K’taka Law Commission chief calls for technology upgradation
Bengaluru, Feb 27 (IANS) Karnataka Law Commission chairman S. R. Bannurmath on Saturday appealed to the Karnataka government to improve the technical services in the legal infrastructure like providing internet, computers and updated software to allow High Court judges, advocate generals and other legal officers to discharge their duties properly.
Speaking after the launch of Karnataka dispute resolution policy and coffee table book on Karnataka Advocate generals and their contributions here, Bannurmath who was former Kerala High Court chief justice asked, “How can anyone function without interruption? Take my own case, whenever I come to my office (Karnataka Law Commission) at Vidhana Soudha, either the internet is not working, or the server is not working or even worse the computer is not working. Under such circumstances how can even anyone discharge their duties?”
He added that the same is the case with the Advocate General’s office and High Court judges too. “There are 20 lakh cases pending in the High Court of Karnataka and 15.2 lakh cases in subordinate courts. One of the main reasons for such high pendency of cases is lack of communication between law officers in higher courts with law officers of lower courts,” he explained.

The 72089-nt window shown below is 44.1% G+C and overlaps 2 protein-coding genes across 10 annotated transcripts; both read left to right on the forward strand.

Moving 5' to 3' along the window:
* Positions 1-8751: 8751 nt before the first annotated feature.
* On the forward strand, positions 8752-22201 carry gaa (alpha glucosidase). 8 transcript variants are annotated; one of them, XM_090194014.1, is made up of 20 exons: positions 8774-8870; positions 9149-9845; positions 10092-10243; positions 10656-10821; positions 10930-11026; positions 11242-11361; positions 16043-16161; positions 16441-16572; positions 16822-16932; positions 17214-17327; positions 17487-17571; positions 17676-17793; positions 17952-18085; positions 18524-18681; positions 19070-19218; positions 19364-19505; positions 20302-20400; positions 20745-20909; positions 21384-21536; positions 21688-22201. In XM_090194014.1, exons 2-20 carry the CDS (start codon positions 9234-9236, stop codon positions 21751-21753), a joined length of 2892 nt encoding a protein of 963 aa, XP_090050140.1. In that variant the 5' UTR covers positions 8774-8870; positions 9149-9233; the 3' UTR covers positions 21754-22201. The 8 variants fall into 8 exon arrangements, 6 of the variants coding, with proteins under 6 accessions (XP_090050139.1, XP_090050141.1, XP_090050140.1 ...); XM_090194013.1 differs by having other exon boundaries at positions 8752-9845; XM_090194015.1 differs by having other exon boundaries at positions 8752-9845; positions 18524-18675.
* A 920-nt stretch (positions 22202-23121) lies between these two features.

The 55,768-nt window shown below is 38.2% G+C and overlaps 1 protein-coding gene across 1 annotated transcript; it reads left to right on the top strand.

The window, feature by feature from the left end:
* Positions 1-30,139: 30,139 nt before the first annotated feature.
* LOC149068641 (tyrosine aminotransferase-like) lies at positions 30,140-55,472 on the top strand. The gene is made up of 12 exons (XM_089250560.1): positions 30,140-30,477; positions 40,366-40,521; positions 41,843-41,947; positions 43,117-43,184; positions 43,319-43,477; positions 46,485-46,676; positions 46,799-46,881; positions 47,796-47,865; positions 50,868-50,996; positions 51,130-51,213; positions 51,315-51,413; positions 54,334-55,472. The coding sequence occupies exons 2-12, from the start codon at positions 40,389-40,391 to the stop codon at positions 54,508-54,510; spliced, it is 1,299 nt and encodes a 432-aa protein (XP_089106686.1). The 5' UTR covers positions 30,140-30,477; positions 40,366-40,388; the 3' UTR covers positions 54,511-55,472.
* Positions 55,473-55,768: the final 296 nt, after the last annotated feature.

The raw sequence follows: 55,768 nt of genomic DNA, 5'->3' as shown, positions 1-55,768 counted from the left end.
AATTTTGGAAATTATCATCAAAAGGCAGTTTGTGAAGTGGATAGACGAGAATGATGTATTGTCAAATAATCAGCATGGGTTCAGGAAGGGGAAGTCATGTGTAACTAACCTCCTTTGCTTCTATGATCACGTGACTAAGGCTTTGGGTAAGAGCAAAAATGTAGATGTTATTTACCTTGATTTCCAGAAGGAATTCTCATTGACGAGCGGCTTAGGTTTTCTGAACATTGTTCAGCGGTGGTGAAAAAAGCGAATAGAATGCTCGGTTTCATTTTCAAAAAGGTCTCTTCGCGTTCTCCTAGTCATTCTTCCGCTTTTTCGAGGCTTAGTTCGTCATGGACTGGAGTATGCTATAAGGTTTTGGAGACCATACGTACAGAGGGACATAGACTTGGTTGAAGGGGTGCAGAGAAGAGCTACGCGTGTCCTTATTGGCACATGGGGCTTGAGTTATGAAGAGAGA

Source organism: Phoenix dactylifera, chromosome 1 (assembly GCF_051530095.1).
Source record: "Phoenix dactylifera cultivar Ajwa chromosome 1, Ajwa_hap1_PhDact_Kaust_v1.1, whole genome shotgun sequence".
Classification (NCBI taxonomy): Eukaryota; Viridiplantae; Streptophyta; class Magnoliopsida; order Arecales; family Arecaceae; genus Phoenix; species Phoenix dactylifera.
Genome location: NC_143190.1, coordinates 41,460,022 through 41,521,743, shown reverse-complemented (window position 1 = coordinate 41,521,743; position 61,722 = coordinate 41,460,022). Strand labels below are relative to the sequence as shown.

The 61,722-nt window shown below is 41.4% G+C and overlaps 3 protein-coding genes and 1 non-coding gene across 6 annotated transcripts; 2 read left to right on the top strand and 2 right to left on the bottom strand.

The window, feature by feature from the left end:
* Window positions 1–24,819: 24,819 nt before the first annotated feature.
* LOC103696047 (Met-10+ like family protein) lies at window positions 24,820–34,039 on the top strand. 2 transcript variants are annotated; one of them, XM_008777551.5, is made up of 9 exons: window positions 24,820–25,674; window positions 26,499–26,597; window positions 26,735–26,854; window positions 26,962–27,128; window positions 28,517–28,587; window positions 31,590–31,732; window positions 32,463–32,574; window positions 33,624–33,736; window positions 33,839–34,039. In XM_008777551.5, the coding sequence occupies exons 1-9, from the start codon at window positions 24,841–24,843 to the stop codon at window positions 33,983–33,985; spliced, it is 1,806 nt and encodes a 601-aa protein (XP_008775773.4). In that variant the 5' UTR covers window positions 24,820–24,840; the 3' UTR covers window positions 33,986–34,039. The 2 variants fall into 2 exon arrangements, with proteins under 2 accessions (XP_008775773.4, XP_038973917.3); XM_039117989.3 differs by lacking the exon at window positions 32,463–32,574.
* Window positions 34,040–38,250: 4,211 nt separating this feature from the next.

Citing his own experience, Bannurmath pointed out that when he was serving state prosecutor in Kalaburagi, one district law officers had not filed appeal against murder accused, who was acquitted for over 600 days only because he had not got any ‘instructions’ from Advocate General’s office. “Advocate General’s office must regularly monitor such things. For this the government needs to provide them with adequate infrastructure,” he said.
According to him, of the 20 lakh cases, 4.42 lakh cases are related directly to the state government itself. “Of the 4.42 lakh cases, 3.20 lakh cases are filed against the government while in the remaining 1.2 lakh cases the government has filed cases. The government needs to augment the infrastructure in courts and legal officers offices,” he argued.
He quickly added that high number of pendency was not just the phenomenon of Karnataka alone this is a country wide phenomenon.
The former Chief Justice also observed that the rise in the number of cases against governments in courts is a direct result of rise in activism. “The activism has not only succeeded in creating awareness of one’s rights as a result of this many approach courts against governments. Most of the time, it gives relief in crucial issues, but in some cases this has also turned out to be impediment in implementing several initiatives,” he said.